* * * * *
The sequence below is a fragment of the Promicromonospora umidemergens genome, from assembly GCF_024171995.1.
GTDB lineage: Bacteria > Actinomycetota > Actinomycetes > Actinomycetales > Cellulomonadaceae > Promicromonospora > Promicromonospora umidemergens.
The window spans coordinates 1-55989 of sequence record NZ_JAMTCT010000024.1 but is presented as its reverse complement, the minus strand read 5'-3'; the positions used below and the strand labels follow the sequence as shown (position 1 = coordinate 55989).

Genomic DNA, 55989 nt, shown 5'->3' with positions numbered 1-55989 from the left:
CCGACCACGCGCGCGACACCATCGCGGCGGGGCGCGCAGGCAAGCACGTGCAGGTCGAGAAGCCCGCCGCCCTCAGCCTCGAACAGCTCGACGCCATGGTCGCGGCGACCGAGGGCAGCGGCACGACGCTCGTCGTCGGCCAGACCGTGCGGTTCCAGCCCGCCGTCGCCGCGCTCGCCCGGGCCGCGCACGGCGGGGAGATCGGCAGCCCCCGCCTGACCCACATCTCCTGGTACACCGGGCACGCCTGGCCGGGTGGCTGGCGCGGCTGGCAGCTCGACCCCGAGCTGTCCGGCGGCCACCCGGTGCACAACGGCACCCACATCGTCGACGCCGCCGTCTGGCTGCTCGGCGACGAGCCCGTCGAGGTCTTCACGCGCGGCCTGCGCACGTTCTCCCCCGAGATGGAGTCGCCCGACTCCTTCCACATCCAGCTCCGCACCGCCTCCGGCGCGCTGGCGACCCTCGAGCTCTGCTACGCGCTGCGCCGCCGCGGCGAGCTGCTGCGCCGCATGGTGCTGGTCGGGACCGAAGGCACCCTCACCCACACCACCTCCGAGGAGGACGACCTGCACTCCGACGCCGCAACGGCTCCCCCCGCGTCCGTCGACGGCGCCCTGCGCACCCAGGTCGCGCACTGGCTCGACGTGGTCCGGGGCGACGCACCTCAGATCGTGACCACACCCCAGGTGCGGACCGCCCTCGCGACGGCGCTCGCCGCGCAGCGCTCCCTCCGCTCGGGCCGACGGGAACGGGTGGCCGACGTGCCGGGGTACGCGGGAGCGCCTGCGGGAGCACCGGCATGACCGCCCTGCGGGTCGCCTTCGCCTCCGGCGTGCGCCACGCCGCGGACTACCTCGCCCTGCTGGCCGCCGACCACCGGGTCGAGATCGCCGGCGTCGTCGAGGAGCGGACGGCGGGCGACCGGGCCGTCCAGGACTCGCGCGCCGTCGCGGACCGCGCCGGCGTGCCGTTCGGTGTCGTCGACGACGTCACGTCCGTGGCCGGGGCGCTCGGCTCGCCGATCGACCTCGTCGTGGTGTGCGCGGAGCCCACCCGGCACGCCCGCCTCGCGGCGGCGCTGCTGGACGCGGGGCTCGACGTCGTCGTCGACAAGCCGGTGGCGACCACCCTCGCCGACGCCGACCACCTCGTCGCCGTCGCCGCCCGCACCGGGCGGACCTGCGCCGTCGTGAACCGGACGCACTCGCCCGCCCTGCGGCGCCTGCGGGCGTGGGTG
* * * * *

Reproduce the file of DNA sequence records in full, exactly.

The sequence below is a fragment of the Promicromonospora umidemergens genome, from assembly GCF_024171995.1.
GTDB lineage: Bacteria > Actinomycetota > Actinomycetes > Actinomycetales > Cellulomonadaceae > Promicromonospora > Promicromonospora umidemergens.
The window spans coordinates 1-55989 of sequence record NZ_JAMTCT010000024.1 but is presented as its reverse complement, the minus strand read 5'-3'; the positions used below and the strand labels follow the sequence as shown (position 1 = coordinate 55989).

Genomic DNA, 55989 nt, shown 5'->3' with positions numbered 1-55989 from the left:
CCGACCACGCGCGCGACACCATCGCGGCGGGGCGCGCAGGCAAGCACGTGCAGGTCGAGAAGCCCGCCGCCCTCAGCCTCGAACAGCTCGACGCCATGGTCGCGGCGACCGAGGGCAGCGGCACGACGCTCGTCGTCGGCCAGACCGTGCGGTTCCAGCCCGCCGTCGCCGCGCTCGCCCGGGCCGCGCACGGCGGGGAGATCGGCAGCCCCCGCCTGACCCACATCTCCTGGTACACCGGGCACGCCTGGCCGGGTGGCTGGCGCGGCTGGCAGCTCGACCCCGAGCTGTCCGGCGGCCACCCGGTGCACAACGGCACCCACATCGTCGACGCCGCCGTCTGGCTGCTCGGCGACGAGCCCGTCGAGGTCTTCACGCGCGGCCTGCGCACGTTCTCCCCCGAGATGGAGTCGCCCGACTCCTTCCACATCCAGCTCCGCACCGCCTCCGGCGCGCTGGCGACCCTCGAGCTCTGCTACGCGCTGCGCCGCCGCGGCGAGCTGCTGCGCCGCATGGTGCTGGTCGGGACCGAAGGCACCCTCACCCACACCACCTCCGAGGAGGACGACCTGCACTCCGACGCCGCAACGGCTCCCCCCGCGTCCGTCGACGGCGCCCTGCGCACCCAGGTCGCGCACTGGCTCGACGTGGTCCGGGGCGACGCACCTCAGATCGTGACCACACCCCAGGTGCGGACCGCCCTCGCGACGGCGCTCGCCGCGCAGCGCTCCCTCCGCTCGGGCCGACGGGAACGGGTGGCCGACGTGCCGGGGTACGCGGGAGCGCCTGCGGGAGCACCGGCATGACCGCCCTGCGGGTCGCCTTCGCCTCCGGCGTGCGCCACGCCGCGGACTACCTCGCCCTGCTGGCCGCCGACCACCGGGTCGAGATCGCCGGCGTCGTCGAGGAGCGGACGGCGGGCGACCGGGCCGTCCAGGACTCGCGCGCCGTCGCGGACCGCGCCGGCGTGCCGTTCGGTGTCGTCGACGACGTCACGTCCGTGGCCGGGGCGCTCGGCTCGCCGATCGACCTCGTCGTGGTGTGCGCGGAGCCCACCCGGCACGCCCGCCTCGCGGCGGCGCTGCTGGACGCGGGGCTCGACGTCGTCGTCGACAAGCCGGTGGCGACCACCCTCGCCGACGCCGACCACCTCGTCGCCGTCGCCGCCCGCACCGGGCGGACCTGCGCCGTCGTGAACCGGACGCACTCGCCCGCCCTGCGGCGCCTGCGGGCGTGGGTG